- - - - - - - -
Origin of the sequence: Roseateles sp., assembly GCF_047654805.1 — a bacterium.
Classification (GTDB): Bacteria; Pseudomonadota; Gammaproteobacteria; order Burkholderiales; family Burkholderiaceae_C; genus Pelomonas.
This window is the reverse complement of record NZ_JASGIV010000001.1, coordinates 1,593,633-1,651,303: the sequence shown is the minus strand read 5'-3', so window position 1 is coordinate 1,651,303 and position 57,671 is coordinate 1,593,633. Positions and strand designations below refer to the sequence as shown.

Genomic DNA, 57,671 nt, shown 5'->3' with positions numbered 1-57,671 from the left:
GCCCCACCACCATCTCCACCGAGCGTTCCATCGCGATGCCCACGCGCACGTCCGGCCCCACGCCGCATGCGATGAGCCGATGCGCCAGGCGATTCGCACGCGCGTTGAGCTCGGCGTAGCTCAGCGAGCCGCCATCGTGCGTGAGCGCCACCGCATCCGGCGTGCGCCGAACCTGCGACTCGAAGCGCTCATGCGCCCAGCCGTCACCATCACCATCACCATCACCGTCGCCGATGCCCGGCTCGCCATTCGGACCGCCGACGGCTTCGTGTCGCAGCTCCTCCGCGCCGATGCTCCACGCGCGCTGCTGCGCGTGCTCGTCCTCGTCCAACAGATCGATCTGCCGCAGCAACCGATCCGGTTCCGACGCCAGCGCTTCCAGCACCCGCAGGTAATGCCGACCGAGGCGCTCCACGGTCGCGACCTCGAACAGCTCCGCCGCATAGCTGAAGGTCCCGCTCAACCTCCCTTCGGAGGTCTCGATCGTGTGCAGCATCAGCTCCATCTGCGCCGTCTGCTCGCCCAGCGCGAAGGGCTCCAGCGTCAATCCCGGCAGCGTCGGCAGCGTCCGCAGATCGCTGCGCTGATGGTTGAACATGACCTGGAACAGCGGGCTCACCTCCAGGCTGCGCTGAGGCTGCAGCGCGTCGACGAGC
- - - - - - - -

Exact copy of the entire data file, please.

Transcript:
Origin of the sequence: Roseateles sp., assembly GCF_047654805.1 — a bacterium.
Classification (GTDB): Bacteria; Pseudomonadota; Gammaproteobacteria; order Burkholderiales; family Burkholderiaceae_C; genus Pelomonas.
This window is the reverse complement of record NZ_JASGIV010000001.1, coordinates 1,593,633-1,651,303: the sequence shown is the minus strand read 5'-3', so window position 1 is coordinate 1,651,303 and position 57,671 is coordinate 1,593,633. Positions and strand designations below refer to the sequence as shown.

Genomic DNA, 57,671 nt, shown 5'->3' with positions numbered 1-57,671 from the left:
GCCCCACCACCATCTCCACCGAGCGTTCCATCGCGATGCCCACGCGCACGTCCGGCCCCACGCCGCATGCGATGAGCCGATGCGCCAGGCGATTCGCACGCGCGTTGAGCTCGGCGTAGCTCAGCGAGCCGCCATCGTGCGTGAGCGCCACCGCATCCGGCGTGCGCCGAACCTGCGACTCGAAGCGCTCATGCGCCCAGCCGTCACCATCACCATCACCATCACCGTCGCCGATGCCCGGCTCGCCATTCGGACCGCCGACGGCTTCGTGTCGCAGCTCCTCCGCGCCGATGCTCCACGCGCGCTGCTGCGCGTGCTCGTCCTCGTCCAACAGATCGATCTGCCGCAGCAACCGATCCGGTTCCGACGCCAGCGCTTCCAGCACCCGCAGGTAATGCCGACCGAGGCGCTCCACGGTCGCGACCTCGAACAGCTCCGCCGCATAGCTGAAGGTCCCGCTCAACCTCCCTTCGGAGGTCTCGATCGTGTGCAGCATCAGCTCCATCTGCGCCGTCTGCTCGCCCAGCGCGAAGGGCTCCAGCGTCAATCCCGGCAGCGTCGGCAGCGTCCGCAGATCGCTGCGCTGATGGTTGAACATGACCTGGAACAGCGGGCTCACCTCCAGGCTGCGCTGAGGCTGCAGCGCGTCGACGAGC